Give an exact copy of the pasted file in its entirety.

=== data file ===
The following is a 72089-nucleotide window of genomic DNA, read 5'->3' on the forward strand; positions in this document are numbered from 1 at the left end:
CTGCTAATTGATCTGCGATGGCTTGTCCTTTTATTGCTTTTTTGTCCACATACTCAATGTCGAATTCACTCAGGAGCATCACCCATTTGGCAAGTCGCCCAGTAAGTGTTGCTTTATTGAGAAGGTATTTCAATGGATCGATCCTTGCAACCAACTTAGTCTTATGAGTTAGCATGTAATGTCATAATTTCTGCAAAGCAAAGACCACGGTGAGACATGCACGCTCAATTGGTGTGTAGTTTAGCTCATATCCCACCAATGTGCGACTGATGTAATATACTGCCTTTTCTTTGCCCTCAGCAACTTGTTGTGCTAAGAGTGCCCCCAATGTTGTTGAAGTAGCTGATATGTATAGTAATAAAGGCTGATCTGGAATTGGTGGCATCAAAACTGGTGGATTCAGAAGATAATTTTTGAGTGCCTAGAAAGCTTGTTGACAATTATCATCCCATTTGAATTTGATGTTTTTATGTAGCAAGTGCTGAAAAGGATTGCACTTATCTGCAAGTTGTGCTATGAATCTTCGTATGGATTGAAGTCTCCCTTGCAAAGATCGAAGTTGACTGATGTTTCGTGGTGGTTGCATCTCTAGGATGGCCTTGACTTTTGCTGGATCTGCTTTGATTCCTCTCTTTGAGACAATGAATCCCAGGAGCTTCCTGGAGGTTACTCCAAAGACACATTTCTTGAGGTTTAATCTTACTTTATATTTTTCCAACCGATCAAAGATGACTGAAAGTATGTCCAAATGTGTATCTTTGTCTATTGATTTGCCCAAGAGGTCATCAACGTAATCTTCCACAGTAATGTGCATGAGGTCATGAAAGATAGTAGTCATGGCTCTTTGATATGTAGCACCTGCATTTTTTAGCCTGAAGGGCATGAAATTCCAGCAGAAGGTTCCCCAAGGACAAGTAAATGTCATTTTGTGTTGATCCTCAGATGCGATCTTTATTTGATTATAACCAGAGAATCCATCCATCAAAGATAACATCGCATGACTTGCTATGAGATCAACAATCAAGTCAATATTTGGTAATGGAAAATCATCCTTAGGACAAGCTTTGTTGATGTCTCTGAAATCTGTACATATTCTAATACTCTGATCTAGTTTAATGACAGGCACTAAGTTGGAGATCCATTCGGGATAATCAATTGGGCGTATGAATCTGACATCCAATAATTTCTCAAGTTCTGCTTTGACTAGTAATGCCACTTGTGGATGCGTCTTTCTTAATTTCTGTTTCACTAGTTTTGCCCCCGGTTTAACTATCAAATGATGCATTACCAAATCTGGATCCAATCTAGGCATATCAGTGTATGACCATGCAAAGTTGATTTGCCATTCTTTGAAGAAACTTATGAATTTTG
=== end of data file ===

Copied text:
The following is a 72089-nucleotide window of genomic DNA, read 5'->3' on the forward strand; positions in this document are numbered from 1 at the left end:
CTGCTAATTGATCTGCGATGGCTTGTCCTTTTATTGCTTTTTTGTCCACATACTCAATGTCGAATTCACTCAGGAGCATCACCCATTTGGCAAGTCGCCCAGTAAGTGTTGCTTTATTGAGAAGGTATTTCAATGGATCGATCCTTGCAACCAACTTAGTCTTATGAGTTAGCATGTAATGTCATAATTTCTGCAAAGCAAAGACCACGGTGAGACATGCACGCTCAATTGGTGTGTAGTTTAGCTCATATCCCACCAATGTGCGACTGATGTAATATACTGCCTTTTCTTTGCCCTCAGCAACTTGTTGTGCTAAGAGTGCCCCCAATGTTGTTGAAGTAGCTGATATGTATAGTAATAAAGGCTGATCTGGAATTGGTGGCATCAAAACTGGTGGATTCAGAAGATAATTTTTGAGTGCCTAGAAAGCTTGTTGACAATTATCATCCCATTTGAATTTGATGTTTTTATGTAGCAAGTGCTGAAAAGGATTGCACTTATCTGCAAGTTGTGCTATGAATCTTCGTATGGATTGAAGTCTCCCTTGCAAAGATCGAAGTTGACTGATGTTTCGTGGTGGTTGCATCTCTAGGATGGCCTTGACTTTTGCTGGATCTGCTTTGATTCCTCTCTTTGAGACAATGAATCCCAGGAGCTTCCTGGAGGTTACTCCAAAGACACATTTCTTGAGGTTTAATCTTACTTTATATTTTTCCAACCGATCAAAGATGACTGAAAGTATGTCCAAATGTGTATCTTTGTCTATTGATTTGCCCAAGAGGTCATCAACGTAATCTTCCACAGTAATGTGCATGAGGTCATGAAAGATAGTAGTCATGGCTCTTTGATATGTAGCACCTGCATTTTTTAGCCTGAAGGGCATGAAATTCCAGCAGAAGGTTCCCCAAGGACAAGTAAATGTCATTTTGTGTTGATCCTCAGATGCGATCTTTATTTGATTATAACCAGAGAATCCATCCATCAAAGATAACATCGCATGACTTGCTATGAGATCAACAATCAAGTCAATATTTGGTAATGGAAAATCATCCTTAGGACAAGCTTTGTTGATGTCTCTGAAATCTGTACATATTCTAATACTCTGATCTAGTTTAATGACAGGCACTAAGTTGGAGATCCATTCGGGATAATCAATTGGGCGTATGAATCTGACATCCAATAATTTCTCAAGTTCTGCTTTGACTAGTAATGCCACTTGTGGATGCGTCTTTCTTAATTTCTGTTTCACTAGTTTTGCCCCCGGTTTAACTATCAAATGATGCATTACCAAATCTGGATCCAATCTAGGCATATCAGTGTATGACCATGCAAAGTTGATTTGCCATTCTTTGAAGAAACTTATGAATTTTG